Reading through some of the books and studies which examine the history, changes, and development of the EU, it is apparent that the Community often forgets previous dilemmas, ignores criticism, and portrays the decisions spanning seven decades and more as a straightforward, ineluctable process, during which both the goal and the route to its attainment were more or less self-evident all along, while the real debates about the future direction of the Community are dismissed as the reactionary grumblings of naysayers and faint-hearted pessimists, unworthy of even retrospective examination. This sort of analysis has given birth to the integrationist paradigm, according to which the process of European integration, and especially the transfer of sovereignty, is usually described as a kind of tunnel in which it is only possible to move forward, while to reverse the process would be impossible, or at least extremely dangerous. The way is already clear—all one has to do is move forward along it. However, the series of crises that have hit the EU over the past decade has made it increasingly clear that this paradigm is losing its strength, validity, and truth. In fact, though it remains the dominant narrative, its influence has been steadily declining for some time.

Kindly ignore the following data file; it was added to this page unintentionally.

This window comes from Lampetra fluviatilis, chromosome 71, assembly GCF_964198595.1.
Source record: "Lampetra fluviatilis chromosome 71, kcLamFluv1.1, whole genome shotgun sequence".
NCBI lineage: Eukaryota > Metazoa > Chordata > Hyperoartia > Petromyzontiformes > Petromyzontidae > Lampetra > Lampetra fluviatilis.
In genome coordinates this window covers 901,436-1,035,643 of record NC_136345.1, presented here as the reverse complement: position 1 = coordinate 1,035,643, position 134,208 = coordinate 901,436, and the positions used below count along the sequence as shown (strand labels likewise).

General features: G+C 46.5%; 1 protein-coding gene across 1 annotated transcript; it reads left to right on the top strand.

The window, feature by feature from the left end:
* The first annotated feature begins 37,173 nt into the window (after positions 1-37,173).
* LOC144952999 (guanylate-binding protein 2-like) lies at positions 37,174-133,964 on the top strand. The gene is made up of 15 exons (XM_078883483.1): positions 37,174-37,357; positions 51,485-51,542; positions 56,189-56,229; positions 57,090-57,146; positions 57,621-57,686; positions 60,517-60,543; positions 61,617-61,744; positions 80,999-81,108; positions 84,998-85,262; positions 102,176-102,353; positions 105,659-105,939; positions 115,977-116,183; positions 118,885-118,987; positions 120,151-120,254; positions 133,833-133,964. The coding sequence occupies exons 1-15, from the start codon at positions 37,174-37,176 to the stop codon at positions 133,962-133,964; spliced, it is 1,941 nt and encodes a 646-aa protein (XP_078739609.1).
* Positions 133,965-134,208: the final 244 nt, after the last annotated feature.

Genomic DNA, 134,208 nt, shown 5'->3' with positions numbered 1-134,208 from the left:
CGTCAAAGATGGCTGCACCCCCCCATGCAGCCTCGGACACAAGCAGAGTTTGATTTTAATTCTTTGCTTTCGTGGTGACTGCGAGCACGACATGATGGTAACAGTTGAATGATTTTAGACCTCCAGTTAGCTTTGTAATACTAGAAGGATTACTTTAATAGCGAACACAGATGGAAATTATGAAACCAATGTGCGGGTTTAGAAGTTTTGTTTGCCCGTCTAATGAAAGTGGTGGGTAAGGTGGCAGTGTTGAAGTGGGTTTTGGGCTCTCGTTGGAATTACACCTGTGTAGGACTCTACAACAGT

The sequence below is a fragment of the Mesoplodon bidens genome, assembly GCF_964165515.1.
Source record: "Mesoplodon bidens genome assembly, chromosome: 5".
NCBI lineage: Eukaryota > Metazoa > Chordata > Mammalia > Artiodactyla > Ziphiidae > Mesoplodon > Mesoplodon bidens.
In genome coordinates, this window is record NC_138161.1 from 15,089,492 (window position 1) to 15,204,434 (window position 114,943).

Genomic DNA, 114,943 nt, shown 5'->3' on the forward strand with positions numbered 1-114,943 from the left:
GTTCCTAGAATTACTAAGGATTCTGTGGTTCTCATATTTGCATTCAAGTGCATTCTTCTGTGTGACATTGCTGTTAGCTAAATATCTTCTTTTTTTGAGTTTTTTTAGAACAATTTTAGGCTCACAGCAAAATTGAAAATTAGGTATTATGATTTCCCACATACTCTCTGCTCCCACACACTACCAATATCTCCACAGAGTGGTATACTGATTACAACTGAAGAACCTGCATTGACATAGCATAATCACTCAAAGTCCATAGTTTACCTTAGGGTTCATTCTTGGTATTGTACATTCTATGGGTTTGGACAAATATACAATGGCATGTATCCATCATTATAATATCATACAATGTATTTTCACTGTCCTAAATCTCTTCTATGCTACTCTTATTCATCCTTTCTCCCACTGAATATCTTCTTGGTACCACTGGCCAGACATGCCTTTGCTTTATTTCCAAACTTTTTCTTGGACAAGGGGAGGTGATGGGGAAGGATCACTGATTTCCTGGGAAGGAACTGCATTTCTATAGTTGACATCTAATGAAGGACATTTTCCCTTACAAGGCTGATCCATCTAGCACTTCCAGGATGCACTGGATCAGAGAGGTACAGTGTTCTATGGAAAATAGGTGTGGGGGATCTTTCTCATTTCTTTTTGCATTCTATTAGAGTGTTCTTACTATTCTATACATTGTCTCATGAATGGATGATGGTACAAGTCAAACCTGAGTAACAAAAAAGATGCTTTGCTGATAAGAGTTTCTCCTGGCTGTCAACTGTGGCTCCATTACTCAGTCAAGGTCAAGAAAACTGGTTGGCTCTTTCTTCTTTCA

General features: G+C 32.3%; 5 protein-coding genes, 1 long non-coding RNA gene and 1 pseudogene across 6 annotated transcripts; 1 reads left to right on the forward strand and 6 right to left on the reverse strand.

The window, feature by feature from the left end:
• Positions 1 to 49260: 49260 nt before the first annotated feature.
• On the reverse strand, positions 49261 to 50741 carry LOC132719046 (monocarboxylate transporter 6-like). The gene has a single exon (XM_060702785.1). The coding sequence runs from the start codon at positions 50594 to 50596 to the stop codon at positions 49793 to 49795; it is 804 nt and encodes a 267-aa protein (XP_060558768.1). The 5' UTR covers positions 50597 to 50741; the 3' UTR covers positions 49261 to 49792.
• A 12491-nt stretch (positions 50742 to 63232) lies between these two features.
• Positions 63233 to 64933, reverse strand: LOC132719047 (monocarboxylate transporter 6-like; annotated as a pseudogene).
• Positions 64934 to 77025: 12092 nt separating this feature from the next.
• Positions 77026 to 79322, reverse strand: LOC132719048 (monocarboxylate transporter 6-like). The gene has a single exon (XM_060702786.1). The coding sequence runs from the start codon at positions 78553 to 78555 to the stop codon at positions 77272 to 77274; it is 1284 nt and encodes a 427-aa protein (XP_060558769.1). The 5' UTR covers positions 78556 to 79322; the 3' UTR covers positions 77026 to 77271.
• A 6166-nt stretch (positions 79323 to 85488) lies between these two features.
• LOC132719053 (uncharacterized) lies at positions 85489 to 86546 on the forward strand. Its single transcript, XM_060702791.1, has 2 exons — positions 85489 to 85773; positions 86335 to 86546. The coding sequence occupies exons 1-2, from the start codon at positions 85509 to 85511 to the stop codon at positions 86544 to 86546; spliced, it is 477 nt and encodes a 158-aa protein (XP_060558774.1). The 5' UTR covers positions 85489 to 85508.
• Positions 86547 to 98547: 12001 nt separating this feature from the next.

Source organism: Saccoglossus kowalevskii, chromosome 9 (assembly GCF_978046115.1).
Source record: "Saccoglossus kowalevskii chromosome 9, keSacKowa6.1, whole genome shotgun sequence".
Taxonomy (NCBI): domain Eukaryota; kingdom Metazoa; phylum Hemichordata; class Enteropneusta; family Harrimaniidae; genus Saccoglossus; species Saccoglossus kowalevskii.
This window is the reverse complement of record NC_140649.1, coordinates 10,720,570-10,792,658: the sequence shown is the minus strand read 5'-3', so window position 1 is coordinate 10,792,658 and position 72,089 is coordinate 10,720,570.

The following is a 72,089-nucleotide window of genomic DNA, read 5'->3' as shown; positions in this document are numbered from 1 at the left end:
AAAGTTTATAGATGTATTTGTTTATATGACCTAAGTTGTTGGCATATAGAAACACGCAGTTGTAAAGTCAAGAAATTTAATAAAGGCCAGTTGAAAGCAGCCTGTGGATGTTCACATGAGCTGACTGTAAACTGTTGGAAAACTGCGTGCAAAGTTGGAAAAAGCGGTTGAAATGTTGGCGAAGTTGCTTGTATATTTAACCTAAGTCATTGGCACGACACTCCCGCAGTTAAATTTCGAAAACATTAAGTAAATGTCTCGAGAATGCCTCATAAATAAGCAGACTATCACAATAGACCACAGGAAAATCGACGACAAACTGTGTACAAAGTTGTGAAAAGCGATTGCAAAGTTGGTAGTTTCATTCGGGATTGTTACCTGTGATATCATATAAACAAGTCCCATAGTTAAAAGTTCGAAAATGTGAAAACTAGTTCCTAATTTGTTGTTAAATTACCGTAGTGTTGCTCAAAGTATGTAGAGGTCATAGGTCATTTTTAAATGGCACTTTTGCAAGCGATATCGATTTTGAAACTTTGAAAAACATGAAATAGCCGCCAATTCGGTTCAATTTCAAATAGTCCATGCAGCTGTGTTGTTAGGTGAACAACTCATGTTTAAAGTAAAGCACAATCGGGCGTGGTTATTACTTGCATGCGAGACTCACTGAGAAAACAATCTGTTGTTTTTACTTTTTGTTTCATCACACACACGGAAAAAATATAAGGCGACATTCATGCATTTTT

The power of the paradigm was fuelled in part by the successes of integration, and in part by the power of history written by the victors
However, the crises and challenges of the past decade have led to—and are still leading to—the emergence of more and more doubts about the perfection of integration, and about whether it is even the right direction. The response automatically offered by proponents of the integrationist paradigm is still based on references to past successes, and to interpretations based on the historical scenarios they prefer. Meanwhile, doubt and uncertainty continue to build, and the validity and legitimacy of the automatic answers so far offered are being questioned by a wider and wider proportion of the population. Reduced prosperity, growing inequalities, the sustainability of existing models, migration and security challenges, and climate change debates are all quickly eroding the current view that integration has practically no downsides, while its prescription as a cure-all is in even worse repute. The latest lesson has been the coronavirus pandemic and the European vaccine procurement programme, which has been both dismal and alarming.